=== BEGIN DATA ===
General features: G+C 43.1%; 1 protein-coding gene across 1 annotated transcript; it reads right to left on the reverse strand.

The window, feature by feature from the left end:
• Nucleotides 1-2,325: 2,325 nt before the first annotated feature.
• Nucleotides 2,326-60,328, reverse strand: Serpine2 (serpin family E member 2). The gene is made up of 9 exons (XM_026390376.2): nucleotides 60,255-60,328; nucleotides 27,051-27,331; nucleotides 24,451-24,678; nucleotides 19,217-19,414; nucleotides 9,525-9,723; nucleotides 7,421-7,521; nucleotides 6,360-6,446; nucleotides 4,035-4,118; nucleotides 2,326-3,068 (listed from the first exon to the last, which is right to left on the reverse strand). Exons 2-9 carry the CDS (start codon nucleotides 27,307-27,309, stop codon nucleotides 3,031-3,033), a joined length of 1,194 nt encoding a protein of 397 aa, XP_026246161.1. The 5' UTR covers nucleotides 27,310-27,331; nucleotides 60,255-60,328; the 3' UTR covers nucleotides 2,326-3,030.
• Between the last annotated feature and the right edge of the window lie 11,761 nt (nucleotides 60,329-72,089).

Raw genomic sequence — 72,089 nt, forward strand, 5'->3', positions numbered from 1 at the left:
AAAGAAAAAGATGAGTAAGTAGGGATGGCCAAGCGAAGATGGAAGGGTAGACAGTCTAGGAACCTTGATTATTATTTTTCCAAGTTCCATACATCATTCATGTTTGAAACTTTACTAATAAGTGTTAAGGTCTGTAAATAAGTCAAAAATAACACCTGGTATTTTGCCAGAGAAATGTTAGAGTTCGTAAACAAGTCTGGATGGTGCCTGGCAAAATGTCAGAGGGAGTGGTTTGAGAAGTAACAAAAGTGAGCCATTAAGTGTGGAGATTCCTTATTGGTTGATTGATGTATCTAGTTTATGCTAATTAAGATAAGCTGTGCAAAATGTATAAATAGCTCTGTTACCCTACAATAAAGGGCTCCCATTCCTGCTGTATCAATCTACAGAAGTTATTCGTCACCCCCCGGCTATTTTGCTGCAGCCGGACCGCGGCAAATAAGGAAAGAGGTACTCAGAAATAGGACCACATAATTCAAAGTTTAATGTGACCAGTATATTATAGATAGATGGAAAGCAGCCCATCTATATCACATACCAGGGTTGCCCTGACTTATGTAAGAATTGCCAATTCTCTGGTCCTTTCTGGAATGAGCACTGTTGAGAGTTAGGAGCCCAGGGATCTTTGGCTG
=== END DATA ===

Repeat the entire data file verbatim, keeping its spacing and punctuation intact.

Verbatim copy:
General features: G+C 43.1%; 1 protein-coding gene across 1 annotated transcript; it reads right to left on the reverse strand.

The window, feature by feature from the left end:
• Nucleotides 1-2,325: 2,325 nt before the first annotated feature.
• Nucleotides 2,326-60,328, reverse strand: Serpine2 (serpin family E member 2). The gene is made up of 9 exons (XM_026390376.2): nucleotides 60,255-60,328; nucleotides 27,051-27,331; nucleotides 24,451-24,678; nucleotides 19,217-19,414; nucleotides 9,525-9,723; nucleotides 7,421-7,521; nucleotides 6,360-6,446; nucleotides 4,035-4,118; nucleotides 2,326-3,068 (listed from the first exon to the last, which is right to left on the reverse strand). Exons 2-9 carry the CDS (start codon nucleotides 27,307-27,309, stop codon nucleotides 3,031-3,033), a joined length of 1,194 nt encoding a protein of 397 aa, XP_026246161.1. The 5' UTR covers nucleotides 27,310-27,331; nucleotides 60,255-60,328; the 3' UTR covers nucleotides 2,326-3,030.
• Between the last annotated feature and the right edge of the window lie 11,761 nt (nucleotides 60,329-72,089).

Raw genomic sequence — 72,089 nt, forward strand, 5'->3', positions numbered from 1 at the left:
AAAGAAAAAGATGAGTAAGTAGGGATGGCCAAGCGAAGATGGAAGGGTAGACAGTCTAGGAACCTTGATTATTATTTTTCCAAGTTCCATACATCATTCATGTTTGAAACTTTACTAATAAGTGTTAAGGTCTGTAAATAAGTCAAAAATAACACCTGGTATTTTGCCAGAGAAATGTTAGAGTTCGTAAACAAGTCTGGATGGTGCCTGGCAAAATGTCAGAGGGAGTGGTTTGAGAAGTAACAAAAGTGAGCCATTAAGTGTGGAGATTCCTTATTGGTTGATTGATGTATCTAGTTTATGCTAATTAAGATAAGCTGTGCAAAATGTATAAATAGCTCTGTTACCCTACAATAAAGGGCTCCCATTCCTGCTGTATCAATCTACAGAAGTTATTCGTCACCCCCCGGCTATTTTGCTGCAGCCGGACCGCGGCAAATAAGGAAAGAGGTACTCAGAAATAGGACCACATAATTCAAAGTTTAATGTGACCAGTATATTATAGATAGATGGAAAGCAGCCCATCTATATCACATACCAGGGTTGCCCTGACTTATGTAAGAATTGCCAATTCTCTGGTCCTTTCTGGAATGAGCACTGTTGAGAGTTAGGAGCCCAGGGATCTTTGGCTG